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Living with the Dani People of Beliem Highlands.....

papua Journal...Volume 2

We packed all our supplies in several bed- raggled cartons covered with tarpaulin and set off for our trek. It was not like Amundsen or Scott setting off for the poles, calculated, organized and fighting every impulse for failure. Ours seemed to be one of practicality, a
vague lack of purpose and leaving a lot to chance. The A-Type me simply ignored getting involved since the weather was always pleasant, the mountains filled with villages and the land as lush as it could be. We boarded a beat up mini van that took the six of us on a 20-minute ride. Why? That is where the road ended. Wamena is a jungle town with a 5-mile highway running on either side of the airport built by missionaries, block by block.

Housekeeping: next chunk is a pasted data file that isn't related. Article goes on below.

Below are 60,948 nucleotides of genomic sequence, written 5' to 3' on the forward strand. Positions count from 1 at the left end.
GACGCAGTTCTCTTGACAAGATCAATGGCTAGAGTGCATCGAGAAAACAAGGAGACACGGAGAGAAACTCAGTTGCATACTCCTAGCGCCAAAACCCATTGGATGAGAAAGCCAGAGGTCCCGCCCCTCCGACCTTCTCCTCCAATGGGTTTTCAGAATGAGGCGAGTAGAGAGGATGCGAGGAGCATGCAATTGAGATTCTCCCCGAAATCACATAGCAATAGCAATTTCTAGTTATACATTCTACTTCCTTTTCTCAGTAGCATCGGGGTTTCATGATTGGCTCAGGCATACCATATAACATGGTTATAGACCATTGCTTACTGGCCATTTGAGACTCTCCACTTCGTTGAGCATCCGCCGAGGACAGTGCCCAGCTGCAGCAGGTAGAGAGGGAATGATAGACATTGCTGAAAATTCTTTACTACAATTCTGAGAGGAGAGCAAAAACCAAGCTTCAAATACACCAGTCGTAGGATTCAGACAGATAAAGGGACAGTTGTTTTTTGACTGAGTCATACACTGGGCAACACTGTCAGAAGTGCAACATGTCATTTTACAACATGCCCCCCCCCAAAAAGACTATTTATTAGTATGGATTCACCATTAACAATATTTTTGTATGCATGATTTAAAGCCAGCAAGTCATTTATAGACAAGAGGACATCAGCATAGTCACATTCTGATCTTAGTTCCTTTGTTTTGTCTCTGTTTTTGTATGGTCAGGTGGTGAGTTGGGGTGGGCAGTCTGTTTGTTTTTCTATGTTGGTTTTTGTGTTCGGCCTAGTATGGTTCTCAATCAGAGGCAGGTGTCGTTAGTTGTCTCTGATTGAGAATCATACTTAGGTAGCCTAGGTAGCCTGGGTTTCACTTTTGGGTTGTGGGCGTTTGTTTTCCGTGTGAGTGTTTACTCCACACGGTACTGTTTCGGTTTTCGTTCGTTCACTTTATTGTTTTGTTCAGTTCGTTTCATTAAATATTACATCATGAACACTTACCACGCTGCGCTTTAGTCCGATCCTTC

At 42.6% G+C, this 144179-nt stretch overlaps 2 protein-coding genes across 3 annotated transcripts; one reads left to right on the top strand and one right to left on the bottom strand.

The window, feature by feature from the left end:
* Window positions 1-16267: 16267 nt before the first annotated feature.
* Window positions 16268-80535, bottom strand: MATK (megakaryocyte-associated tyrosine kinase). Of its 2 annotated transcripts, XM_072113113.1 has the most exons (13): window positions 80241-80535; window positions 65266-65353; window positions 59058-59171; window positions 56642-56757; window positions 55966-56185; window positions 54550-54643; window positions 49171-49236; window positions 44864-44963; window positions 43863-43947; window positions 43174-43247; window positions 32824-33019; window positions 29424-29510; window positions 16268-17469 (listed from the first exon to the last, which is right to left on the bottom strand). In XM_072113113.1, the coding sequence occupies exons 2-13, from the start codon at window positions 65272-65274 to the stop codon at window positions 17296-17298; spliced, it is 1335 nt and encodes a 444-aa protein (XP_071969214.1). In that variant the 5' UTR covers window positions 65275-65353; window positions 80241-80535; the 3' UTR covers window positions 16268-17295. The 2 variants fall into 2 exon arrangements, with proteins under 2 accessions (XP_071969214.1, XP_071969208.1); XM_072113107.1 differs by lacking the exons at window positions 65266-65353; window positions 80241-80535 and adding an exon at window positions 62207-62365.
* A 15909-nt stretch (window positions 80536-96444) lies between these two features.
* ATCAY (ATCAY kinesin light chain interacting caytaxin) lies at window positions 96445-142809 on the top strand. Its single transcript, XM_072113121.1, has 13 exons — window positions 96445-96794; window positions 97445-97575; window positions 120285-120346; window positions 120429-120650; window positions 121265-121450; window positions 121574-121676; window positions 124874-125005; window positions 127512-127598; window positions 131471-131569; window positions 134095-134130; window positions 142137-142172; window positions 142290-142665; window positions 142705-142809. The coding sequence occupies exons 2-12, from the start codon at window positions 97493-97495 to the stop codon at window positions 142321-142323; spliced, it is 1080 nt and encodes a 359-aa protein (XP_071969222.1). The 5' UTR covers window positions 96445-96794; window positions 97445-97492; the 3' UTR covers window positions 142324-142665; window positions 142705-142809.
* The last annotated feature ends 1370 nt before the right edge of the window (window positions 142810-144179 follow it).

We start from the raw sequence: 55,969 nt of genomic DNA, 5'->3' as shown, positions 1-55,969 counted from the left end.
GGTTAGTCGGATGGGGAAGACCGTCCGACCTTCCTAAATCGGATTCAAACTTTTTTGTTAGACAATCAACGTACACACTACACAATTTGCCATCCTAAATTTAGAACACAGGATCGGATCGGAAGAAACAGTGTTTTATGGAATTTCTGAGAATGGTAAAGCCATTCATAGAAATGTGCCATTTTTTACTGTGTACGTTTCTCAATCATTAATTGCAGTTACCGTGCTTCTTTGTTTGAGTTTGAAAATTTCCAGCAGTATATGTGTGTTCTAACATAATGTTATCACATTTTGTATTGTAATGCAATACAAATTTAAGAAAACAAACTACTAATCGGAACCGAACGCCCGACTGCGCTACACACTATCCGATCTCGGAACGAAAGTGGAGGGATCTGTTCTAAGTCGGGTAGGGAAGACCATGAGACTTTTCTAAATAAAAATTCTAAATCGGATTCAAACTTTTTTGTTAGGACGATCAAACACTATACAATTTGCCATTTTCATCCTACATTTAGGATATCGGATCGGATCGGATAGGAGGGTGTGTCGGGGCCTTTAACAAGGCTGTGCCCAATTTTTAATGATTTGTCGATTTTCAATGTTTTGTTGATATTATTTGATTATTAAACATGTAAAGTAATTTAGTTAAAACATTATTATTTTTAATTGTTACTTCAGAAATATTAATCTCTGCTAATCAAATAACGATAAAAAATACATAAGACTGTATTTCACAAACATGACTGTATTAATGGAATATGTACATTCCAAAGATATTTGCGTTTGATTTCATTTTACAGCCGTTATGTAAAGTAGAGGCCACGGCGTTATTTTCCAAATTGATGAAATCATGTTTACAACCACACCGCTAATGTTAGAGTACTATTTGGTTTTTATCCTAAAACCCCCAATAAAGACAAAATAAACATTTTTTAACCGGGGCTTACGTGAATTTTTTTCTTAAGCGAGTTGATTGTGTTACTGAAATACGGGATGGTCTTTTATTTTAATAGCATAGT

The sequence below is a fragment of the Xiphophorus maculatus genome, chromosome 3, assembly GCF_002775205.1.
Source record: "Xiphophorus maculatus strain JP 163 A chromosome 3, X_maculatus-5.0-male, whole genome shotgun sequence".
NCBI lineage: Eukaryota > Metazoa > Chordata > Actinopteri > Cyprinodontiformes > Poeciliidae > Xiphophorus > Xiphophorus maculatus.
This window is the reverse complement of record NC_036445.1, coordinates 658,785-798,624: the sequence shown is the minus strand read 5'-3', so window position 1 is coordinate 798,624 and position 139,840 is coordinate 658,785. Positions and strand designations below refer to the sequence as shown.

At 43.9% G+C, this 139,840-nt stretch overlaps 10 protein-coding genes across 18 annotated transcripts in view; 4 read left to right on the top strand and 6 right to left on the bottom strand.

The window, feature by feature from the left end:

Kilese was our destination. My lonely planet research was pooh- poohed by Scorpio, my guide, who was sincerely interested in showing me the real Papua. It took a lifetime to get my police permit to travel the areas we were planning to traverse. The climb was steep and my porters lifting heavy loads were moving fast in order to reach the village before nightfall. Scorpio and Hanuman (a name I have used here to notate the faithful caretaker of mine, since I do not remember his name) were with me during this lovely trek in misty rain with a Chinese ponchodoing a slow water torture on my body.